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Sometimes you go to the Light House Cinema for well-curated programmes and the chance to celebrate the classics all over again . Sometimes you go for the great film festivals hosted there, showcasing diverse international cinema. And sometimes you go cos you wanna see big ol’ sharks chomp down on some fools on the big screen. If that third group includes you, you’ll be swarming to the Smithfield cinema next week like a shark that’s smelled blood in the water.

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Director: Brad Bird Starring: Holly Hunter, Craig T. Nelson, Samuel Jackson, Bob Odenkirk, Catherine Keener, Sarah Vowell, Huck Milner, Jonathan Banks Running Time: 125 minutes


For viewers, things have changed a lot since The Incredibles irised out with the Parr family gearing up to take on the Underminer back in 2004. Already popular, superhero movies have exploded to become the dominant force in big studio’s release slates. Pixar have come back into the Disney fold, have become more sequel friendly and beholden to (or promoted to) the big wheels at the biggest studio. Brad Bird went and proved himself as a director in live-action, stumbled a bit with Tomorrowland and finally got around to a follow-up to to the beloved superhero family. The Incredibles meanwhile, have been waiting in stasis, still waiting to fight the Underminer,  baby Jack-Jack still developing powers unknown to all, Violet still having a date with the cutest boy in school, Bob and Helen still freshly back on track after the derailing effects of Mr. Incredible’s hero withdrawal. Incredibles 2 follows off immediately from the ending of its predecessor, with an enjoyable film that settles back in without missing a beat.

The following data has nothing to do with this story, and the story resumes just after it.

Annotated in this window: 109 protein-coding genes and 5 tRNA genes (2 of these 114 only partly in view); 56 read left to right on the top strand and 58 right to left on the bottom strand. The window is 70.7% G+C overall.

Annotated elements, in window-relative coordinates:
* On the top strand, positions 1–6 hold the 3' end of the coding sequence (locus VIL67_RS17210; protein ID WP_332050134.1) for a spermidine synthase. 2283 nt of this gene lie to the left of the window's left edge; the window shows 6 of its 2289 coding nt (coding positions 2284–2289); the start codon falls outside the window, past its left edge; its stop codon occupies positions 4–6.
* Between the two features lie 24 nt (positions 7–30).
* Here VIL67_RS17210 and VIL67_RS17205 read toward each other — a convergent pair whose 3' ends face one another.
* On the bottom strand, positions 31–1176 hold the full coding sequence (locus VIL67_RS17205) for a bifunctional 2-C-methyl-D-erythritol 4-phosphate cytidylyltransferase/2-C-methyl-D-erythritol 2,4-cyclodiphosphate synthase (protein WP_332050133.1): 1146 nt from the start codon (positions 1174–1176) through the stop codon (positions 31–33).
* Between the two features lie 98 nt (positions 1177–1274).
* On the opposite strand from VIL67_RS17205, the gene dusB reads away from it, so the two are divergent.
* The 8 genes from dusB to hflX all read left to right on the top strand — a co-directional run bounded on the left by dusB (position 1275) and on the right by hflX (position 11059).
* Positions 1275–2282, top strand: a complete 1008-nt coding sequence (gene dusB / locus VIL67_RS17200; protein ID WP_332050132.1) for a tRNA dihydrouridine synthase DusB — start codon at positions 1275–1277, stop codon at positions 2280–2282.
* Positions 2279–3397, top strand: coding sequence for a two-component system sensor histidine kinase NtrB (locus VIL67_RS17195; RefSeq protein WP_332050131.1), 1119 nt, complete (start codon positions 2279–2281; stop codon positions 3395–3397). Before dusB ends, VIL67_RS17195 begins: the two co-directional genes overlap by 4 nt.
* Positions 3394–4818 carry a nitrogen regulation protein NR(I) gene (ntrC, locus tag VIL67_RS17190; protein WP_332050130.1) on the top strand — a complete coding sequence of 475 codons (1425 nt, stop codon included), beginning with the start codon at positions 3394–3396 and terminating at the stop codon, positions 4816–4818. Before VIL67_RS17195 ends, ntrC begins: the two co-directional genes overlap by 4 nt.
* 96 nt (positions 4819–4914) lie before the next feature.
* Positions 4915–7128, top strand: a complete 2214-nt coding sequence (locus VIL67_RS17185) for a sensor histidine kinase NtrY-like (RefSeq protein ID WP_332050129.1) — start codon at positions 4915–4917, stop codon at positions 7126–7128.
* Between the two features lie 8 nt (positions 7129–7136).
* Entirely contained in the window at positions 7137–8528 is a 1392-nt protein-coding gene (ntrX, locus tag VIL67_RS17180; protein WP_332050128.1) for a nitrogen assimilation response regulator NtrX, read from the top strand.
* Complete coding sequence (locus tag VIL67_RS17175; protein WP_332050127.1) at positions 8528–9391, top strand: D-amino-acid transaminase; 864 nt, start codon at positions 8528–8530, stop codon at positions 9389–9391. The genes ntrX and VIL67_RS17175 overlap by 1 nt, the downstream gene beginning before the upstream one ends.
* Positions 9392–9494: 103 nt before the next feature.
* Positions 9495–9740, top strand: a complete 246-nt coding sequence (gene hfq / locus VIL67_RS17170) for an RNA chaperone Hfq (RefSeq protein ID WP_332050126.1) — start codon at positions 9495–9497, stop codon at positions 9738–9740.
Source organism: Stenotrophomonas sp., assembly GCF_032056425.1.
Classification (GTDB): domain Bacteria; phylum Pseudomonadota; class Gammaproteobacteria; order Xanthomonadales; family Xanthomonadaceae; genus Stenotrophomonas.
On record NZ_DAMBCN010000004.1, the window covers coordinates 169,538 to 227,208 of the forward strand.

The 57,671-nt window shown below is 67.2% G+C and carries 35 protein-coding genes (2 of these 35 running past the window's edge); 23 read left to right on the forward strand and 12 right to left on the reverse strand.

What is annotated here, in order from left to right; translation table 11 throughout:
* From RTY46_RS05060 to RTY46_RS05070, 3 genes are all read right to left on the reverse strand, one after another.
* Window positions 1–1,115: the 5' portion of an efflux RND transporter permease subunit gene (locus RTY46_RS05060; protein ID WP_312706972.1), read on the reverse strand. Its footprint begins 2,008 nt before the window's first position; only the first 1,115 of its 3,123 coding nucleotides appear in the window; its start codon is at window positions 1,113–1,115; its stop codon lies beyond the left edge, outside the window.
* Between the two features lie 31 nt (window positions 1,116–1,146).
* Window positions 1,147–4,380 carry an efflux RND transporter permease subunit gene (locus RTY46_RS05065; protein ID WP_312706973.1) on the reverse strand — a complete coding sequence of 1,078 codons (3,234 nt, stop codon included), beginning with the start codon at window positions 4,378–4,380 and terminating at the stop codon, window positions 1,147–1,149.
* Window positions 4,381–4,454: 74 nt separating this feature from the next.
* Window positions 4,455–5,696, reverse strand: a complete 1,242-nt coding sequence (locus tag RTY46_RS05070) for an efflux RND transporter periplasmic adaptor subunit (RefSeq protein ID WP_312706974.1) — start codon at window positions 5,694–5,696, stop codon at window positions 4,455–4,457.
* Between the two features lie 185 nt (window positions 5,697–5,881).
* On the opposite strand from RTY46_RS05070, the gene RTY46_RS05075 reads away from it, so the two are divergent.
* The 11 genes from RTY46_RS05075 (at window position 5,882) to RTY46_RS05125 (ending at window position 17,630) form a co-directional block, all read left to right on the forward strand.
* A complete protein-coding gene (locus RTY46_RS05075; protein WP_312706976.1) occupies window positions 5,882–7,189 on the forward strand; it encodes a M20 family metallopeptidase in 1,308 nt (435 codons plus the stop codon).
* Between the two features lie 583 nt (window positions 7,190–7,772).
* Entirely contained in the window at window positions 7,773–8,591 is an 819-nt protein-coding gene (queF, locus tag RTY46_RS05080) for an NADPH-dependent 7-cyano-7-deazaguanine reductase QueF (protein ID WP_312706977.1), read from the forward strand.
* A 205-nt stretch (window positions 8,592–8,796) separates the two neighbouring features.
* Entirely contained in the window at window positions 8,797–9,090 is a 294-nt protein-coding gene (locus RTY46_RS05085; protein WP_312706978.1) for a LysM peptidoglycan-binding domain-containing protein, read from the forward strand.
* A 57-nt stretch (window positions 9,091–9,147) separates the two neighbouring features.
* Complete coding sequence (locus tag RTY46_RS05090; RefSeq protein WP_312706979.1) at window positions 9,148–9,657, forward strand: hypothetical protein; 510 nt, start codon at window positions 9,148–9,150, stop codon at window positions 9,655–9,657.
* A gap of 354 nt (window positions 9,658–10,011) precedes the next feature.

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Director: David Yates Starring: Alexander Skarsgård, Margot Robbie, Samuel Jackson, Christoph Waltz Running Time: 110 minutes


There comes a point when certain stories should be consigned to the past, for being too dated, too old-fashioned, too far removed from modern storytelling to be viable in the present day. Hearing Samuel L. Jackson describe milky white, Viking-blooded Alexander Skarsgård as “Africa’s favourite son” may officially mark that point for Tarzan, Edgar R. Burrough’s pulp jungle man character steeped in troubling colonial attitudes. David Yates, director of the later Harry Potter films, attempts to get around this by placing Tarzan in direct opposition to colonial attitudes, but this fails to solves the problem and in fact throws up some new ones too.

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